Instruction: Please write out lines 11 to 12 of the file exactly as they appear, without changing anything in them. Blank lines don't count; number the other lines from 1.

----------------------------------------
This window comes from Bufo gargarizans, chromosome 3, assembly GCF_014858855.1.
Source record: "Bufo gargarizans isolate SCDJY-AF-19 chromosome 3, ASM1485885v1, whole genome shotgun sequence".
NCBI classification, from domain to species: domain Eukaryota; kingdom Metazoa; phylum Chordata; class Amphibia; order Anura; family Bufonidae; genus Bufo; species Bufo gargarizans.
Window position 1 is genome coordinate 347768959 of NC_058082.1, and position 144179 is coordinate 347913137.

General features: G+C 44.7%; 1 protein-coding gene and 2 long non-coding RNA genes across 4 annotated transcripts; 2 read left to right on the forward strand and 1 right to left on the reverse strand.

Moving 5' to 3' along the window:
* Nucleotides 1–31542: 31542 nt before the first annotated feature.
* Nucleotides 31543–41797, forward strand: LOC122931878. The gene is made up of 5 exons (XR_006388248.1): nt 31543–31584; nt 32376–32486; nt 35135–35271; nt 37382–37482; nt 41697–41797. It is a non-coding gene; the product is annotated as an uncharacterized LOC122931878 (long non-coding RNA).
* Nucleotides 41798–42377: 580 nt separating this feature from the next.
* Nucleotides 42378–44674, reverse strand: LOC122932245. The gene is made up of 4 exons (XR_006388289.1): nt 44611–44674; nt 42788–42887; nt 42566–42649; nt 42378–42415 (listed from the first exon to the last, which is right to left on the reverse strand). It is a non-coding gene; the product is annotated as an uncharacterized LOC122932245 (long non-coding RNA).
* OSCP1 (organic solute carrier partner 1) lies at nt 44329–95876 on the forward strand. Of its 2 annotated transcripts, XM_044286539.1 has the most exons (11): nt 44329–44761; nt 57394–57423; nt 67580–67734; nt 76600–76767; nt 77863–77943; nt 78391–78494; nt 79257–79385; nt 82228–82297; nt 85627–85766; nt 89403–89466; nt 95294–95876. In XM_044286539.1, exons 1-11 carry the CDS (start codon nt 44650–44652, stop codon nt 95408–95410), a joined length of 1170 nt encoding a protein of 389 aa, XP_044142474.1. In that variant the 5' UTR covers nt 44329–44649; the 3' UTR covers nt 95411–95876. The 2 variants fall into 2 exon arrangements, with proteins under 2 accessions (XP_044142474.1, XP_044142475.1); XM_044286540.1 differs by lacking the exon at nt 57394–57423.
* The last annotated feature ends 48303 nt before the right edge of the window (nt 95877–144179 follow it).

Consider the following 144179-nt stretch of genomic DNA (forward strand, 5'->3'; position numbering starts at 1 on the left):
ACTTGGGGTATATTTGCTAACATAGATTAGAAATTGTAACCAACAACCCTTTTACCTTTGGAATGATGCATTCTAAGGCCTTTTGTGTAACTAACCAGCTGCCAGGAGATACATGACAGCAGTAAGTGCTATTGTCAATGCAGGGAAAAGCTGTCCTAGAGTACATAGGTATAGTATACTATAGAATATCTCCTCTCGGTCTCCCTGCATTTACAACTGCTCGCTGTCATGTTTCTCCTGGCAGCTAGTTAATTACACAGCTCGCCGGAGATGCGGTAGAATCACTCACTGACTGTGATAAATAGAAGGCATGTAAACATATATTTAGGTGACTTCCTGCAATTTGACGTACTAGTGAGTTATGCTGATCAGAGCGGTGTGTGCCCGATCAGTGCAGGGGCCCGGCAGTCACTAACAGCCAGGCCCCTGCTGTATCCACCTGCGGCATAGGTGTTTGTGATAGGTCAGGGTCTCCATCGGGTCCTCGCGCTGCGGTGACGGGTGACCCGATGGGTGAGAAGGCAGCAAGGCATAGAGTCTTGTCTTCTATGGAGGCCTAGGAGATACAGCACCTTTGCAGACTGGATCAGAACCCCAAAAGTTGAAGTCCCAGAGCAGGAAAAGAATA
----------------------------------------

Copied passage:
* OSCP1 (organic solute carrier partner 1) lies at nt 44329–95876 on the forward strand. Of its 2 annotated transcripts, XM_044286539.1 has the most exons (11): nt 44329–44761; nt 57394–57423; nt 67580–67734; nt 76600–76767; nt 77863–77943; nt 78391–78494; nt 79257–79385; nt 82228–82297; nt 85627–85766; nt 89403–89466; nt 95294–95876. In XM_044286539.1, exons 1-11 carry the CDS (start codon nt 44650–44652, stop codon nt 95408–95410), a joined length of 1170 nt encoding a protein of 389 aa, XP_044142474.1. In that variant the 5' UTR covers nt 44329–44649; the 3' UTR covers nt 95411–95876. The 2 variants fall into 2 exon arrangements, with proteins under 2 accessions (XP_044142474.1, XP_044142475.1); XM_044286540.1 differs by lacking the exon at nt 57394–57423.
* The last annotated feature ends 48303 nt before the right edge of the window (nt 95877–144179 follow it).